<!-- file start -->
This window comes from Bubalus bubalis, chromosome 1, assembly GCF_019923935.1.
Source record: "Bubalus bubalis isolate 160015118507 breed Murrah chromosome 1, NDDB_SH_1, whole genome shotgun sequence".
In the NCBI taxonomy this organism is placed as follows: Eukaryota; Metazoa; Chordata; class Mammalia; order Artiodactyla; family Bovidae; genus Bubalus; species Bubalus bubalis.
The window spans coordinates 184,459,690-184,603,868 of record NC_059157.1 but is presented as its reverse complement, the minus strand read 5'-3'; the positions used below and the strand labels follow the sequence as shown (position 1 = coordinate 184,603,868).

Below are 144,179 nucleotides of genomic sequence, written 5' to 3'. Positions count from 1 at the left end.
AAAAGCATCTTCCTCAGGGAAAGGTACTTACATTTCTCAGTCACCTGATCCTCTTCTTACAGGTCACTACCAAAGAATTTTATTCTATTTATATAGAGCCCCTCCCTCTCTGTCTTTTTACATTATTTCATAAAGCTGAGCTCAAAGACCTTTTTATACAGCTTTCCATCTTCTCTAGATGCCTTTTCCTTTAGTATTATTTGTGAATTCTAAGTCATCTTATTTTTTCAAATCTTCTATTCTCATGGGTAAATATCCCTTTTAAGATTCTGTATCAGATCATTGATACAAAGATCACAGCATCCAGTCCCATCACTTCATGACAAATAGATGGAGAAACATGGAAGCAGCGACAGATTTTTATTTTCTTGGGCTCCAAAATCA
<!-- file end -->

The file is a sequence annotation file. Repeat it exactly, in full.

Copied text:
This window comes from Bubalus bubalis, chromosome 1, assembly GCF_019923935.1.
Source record: "Bubalus bubalis isolate 160015118507 breed Murrah chromosome 1, NDDB_SH_1, whole genome shotgun sequence".
In the NCBI taxonomy this organism is placed as follows: Eukaryota; Metazoa; Chordata; class Mammalia; order Artiodactyla; family Bovidae; genus Bubalus; species Bubalus bubalis.
The window spans coordinates 184,459,690-184,603,868 of record NC_059157.1 but is presented as its reverse complement, the minus strand read 5'-3'; the positions used below and the strand labels follow the sequence as shown (position 1 = coordinate 184,603,868).

Below are 144,179 nucleotides of genomic sequence, written 5' to 3'. Positions count from 1 at the left end.
AAAAGCATCTTCCTCAGGGAAAGGTACTTACATTTCTCAGTCACCTGATCCTCTTCTTACAGGTCACTACCAAAGAATTTTATTCTATTTATATAGAGCCCCTCCCTCTCTGTCTTTTTACATTATTTCATAAAGCTGAGCTCAAAGACCTTTTTATACAGCTTTCCATCTTCTCTAGATGCCTTTTCCTTTAGTATTATTTGTGAATTCTAAGTCATCTTATTTTTTCAAATCTTCTATTCTCATGGGTAAATATCCCTTTTAAGATTCTGTATCAGATCATTGATACAAAGATCACAGCATCCAGTCCCATCACTTCATGACAAATAGATGGAGAAACATGGAAGCAGCGACAGATTTTTATTTTCTTGGGCTCCAAAATCA